The hardest fact for the Radiation Hypothesis to face is that in Pearce-Pratt distance P.C. series not only does Pearce select the right card from 25 lying on the table 100 to 250 yards away, with hundreds of similar cards (radiating?) in adjoining rooms even nearer the percipient than the one to be called, but the cards to be called all lie flat on the table. That means that a radiation picture would show only a straight line, alike for a circle, a star or any of the card figures. I can see no hope for a radiation theory of E.S.P.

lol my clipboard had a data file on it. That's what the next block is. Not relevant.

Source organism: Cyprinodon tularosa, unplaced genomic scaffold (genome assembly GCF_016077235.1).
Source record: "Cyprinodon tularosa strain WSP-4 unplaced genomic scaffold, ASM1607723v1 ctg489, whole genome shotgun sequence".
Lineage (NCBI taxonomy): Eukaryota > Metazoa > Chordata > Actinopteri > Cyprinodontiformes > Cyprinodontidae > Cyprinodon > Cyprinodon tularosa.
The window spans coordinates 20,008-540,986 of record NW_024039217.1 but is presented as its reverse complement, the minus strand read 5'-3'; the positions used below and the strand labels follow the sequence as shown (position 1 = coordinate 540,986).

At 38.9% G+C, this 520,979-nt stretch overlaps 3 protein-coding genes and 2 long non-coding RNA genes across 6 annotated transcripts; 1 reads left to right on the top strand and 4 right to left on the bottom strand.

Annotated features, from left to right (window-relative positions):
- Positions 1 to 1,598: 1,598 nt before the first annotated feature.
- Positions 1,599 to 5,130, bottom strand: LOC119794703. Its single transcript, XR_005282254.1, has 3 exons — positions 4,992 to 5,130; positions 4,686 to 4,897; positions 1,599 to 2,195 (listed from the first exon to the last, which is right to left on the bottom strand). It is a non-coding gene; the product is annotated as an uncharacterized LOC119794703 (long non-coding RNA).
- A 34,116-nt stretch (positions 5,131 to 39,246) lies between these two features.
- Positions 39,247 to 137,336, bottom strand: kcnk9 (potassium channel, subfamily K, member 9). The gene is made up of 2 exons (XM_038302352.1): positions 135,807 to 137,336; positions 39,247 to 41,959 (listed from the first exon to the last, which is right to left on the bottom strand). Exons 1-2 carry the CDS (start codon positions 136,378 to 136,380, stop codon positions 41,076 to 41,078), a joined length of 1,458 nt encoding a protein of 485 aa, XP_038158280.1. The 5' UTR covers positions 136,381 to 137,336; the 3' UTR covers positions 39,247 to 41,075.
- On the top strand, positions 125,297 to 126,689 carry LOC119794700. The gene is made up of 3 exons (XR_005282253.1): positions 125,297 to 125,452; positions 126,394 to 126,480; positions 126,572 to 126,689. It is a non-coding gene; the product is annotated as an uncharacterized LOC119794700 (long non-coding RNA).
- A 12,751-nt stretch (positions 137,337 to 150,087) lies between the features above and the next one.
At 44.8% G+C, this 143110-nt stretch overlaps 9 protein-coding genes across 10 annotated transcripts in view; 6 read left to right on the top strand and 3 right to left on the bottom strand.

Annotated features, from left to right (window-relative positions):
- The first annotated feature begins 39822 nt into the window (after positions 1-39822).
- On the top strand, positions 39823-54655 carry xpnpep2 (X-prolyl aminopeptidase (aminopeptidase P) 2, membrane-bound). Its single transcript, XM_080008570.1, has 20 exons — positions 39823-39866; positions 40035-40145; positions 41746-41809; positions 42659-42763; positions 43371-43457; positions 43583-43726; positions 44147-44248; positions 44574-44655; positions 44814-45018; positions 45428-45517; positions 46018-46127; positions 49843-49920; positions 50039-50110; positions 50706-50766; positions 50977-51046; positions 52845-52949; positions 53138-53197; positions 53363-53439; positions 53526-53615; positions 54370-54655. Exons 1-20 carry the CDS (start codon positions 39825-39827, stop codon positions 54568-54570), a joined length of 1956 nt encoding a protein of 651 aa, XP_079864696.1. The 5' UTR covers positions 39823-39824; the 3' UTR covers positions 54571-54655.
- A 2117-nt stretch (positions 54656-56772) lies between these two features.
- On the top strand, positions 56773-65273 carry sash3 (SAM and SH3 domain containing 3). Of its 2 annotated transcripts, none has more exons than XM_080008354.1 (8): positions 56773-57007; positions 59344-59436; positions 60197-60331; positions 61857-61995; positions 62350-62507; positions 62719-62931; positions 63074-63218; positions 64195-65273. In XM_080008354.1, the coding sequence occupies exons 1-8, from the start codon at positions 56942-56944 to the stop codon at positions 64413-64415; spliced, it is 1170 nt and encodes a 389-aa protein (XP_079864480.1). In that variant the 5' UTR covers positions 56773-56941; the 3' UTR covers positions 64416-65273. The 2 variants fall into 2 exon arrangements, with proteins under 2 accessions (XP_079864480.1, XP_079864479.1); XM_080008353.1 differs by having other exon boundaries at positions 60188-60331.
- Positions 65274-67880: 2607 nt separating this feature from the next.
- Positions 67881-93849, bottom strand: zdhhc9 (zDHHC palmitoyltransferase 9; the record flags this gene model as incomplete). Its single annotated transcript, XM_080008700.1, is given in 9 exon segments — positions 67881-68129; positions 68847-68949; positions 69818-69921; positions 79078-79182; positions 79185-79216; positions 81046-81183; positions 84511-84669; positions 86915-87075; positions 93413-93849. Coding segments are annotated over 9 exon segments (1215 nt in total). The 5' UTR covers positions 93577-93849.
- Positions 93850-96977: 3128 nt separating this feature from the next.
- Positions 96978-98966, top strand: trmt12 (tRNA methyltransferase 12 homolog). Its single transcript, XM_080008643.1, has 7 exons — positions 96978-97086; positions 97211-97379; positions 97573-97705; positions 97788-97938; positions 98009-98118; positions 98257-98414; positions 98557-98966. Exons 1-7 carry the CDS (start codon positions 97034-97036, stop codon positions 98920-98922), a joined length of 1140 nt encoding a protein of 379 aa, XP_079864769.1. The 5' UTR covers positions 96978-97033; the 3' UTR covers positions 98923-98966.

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And now we turn to the point of the need for a larger concept of physics, if physics is to follow the phenomena of the energetic world. In these tests from Durham to Lake Junaluska, Miss Ownbey regulated—controlled to a degree—the organism of Miss Turner, guiding her to make a certain set of marks. Had this been done by wireless telegraphy, we would not think of it as anything but physical. It is a physical axiom obviously deducible from the Law of the Conservation of Energy that energetic processes cannot be guided or regulated, except by the expenditure of energy; however little it may require, it takes energy to change the direction of energy. Hence, we may say, it is a clear-cut problem for physics to explain through what energetic means Miss Ownbey changed the organism of Miss Turner from its "chance" or unregulated behavior to that designed by Miss Ownbey in Durham. What is the connecting energetic link between these cards and the E.S.P. subject's energetic responses? If he sees the card-faces, we say it is light energy that connects. If he does not, cannot, see the faces—if all known sensory reception of energy is excluded—what energetic link is still there, for nothing yet known can guide his energy system but energy itself? That is, if anything were known that could change one's responses that was not one of the known energies, it would promptly be declared another kind of energy, because it "does work" and "effects change". This would have to be done to save the coherence, unity and comprehensibility of our basic physics. At this point we are, then, it seems, faced with the need of another order of energy, not radiant.